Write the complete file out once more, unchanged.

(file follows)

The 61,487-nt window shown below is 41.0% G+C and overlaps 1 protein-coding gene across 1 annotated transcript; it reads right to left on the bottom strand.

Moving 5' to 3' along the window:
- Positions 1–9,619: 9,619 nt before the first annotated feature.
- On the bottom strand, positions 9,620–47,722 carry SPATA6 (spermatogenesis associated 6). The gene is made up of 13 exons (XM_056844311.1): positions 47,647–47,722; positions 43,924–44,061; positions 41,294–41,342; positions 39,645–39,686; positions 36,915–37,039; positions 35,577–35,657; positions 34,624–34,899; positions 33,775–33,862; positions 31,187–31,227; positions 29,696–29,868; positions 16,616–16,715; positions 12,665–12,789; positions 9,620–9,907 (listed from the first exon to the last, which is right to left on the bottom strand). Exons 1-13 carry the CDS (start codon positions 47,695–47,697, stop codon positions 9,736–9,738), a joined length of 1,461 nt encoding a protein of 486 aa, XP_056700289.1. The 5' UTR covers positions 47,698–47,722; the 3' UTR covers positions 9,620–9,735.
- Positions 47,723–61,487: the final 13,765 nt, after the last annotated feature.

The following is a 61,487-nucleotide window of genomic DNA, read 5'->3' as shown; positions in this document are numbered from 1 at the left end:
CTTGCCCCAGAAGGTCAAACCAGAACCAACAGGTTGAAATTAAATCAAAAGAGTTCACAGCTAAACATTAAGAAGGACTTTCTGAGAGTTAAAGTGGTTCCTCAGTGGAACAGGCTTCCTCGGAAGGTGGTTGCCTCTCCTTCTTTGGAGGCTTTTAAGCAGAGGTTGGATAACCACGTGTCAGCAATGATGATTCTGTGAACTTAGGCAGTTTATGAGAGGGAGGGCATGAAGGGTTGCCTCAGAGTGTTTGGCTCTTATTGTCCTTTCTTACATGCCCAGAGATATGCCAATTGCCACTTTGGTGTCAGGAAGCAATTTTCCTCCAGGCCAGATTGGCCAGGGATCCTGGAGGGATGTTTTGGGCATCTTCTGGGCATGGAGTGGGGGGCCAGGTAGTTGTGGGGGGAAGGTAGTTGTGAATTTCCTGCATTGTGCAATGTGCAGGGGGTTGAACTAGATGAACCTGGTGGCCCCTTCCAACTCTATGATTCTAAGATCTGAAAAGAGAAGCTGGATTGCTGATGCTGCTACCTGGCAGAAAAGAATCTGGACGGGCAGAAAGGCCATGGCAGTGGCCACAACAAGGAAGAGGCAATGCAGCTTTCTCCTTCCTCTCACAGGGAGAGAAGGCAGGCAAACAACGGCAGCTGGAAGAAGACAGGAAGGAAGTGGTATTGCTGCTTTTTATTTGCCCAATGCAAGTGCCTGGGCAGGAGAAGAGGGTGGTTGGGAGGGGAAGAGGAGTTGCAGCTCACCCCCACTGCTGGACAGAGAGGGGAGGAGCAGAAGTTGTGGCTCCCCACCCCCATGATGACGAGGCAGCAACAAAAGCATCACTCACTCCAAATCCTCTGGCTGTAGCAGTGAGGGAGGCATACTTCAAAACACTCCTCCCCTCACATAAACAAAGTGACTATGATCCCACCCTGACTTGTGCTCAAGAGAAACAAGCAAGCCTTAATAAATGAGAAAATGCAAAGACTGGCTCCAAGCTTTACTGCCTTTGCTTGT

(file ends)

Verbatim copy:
The 61,487-nt window shown below is 41.0% G+C and overlaps 1 protein-coding gene across 1 annotated transcript; it reads right to left on the bottom strand.

Moving 5' to 3' along the window:
- Positions 1–9,619: 9,619 nt before the first annotated feature.
- On the bottom strand, positions 9,620–47,722 carry SPATA6 (spermatogenesis associated 6). The gene is made up of 13 exons (XM_056844311.1): positions 47,647–47,722; positions 43,924–44,061; positions 41,294–41,342; positions 39,645–39,686; positions 36,915–37,039; positions 35,577–35,657; positions 34,624–34,899; positions 33,775–33,862; positions 31,187–31,227; positions 29,696–29,868; positions 16,616–16,715; positions 12,665–12,789; positions 9,620–9,907 (listed from the first exon to the last, which is right to left on the bottom strand). Exons 1-13 carry the CDS (start codon positions 47,695–47,697, stop codon positions 9,736–9,738), a joined length of 1,461 nt encoding a protein of 486 aa, XP_056700289.1. The 5' UTR covers positions 47,698–47,722; the 3' UTR covers positions 9,620–9,735.
- Positions 47,723–61,487: the final 13,765 nt, after the last annotated feature.

The following is a 61,487-nucleotide window of genomic DNA, read 5'->3' as shown; positions in this document are numbered from 1 at the left end:
CTTGCCCCAGAAGGTCAAACCAGAACCAACAGGTTGAAATTAAATCAAAAGAGTTCACAGCTAAACATTAAGAAGGACTTTCTGAGAGTTAAAGTGGTTCCTCAGTGGAACAGGCTTCCTCGGAAGGTGGTTGCCTCTCCTTCTTTGGAGGCTTTTAAGCAGAGGTTGGATAACCACGTGTCAGCAATGATGATTCTGTGAACTTAGGCAGTTTATGAGAGGGAGGGCATGAAGGGTTGCCTCAGAGTGTTTGGCTCTTATTGTCCTTTCTTACATGCCCAGAGATATGCCAATTGCCACTTTGGTGTCAGGAAGCAATTTTCCTCCAGGCCAGATTGGCCAGGGATCCTGGAGGGATGTTTTGGGCATCTTCTGGGCATGGAGTGGGGGGCCAGGTAGTTGTGGGGGGAAGGTAGTTGTGAATTTCCTGCATTGTGCAATGTGCAGGGGGTTGAACTAGATGAACCTGGTGGCCCCTTCCAACTCTATGATTCTAAGATCTGAAAAGAGAAGCTGGATTGCTGATGCTGCTACCTGGCAGAAAAGAATCTGGACGGGCAGAAAGGCCATGGCAGTGGCCACAACAAGGAAGAGGCAATGCAGCTTTCTCCTTCCTCTCACAGGGAGAGAAGGCAGGCAAACAACGGCAGCTGGAAGAAGACAGGAAGGAAGTGGTATTGCTGCTTTTTATTTGCCCAATGCAAGTGCCTGGGCAGGAGAAGAGGGTGGTTGGGAGGGGAAGAGGAGTTGCAGCTCACCCCCACTGCTGGACAGAGAGGGGAGGAGCAGAAGTTGTGGCTCCCCACCCCCATGATGACGAGGCAGCAACAAAAGCATCACTCACTCCAAATCCTCTGGCTGTAGCAGTGAGGGAGGCATACTTCAAAACACTCCTCCCCTCACATAAACAAAGTGACTATGATCCCACCCTGACTTGTGCTCAAGAGAAACAAGCAAGCCTTAATAAATGAGAAAATGCAAAGACTGGCTCCAAGCTTTACTGCCTTTGCTTGT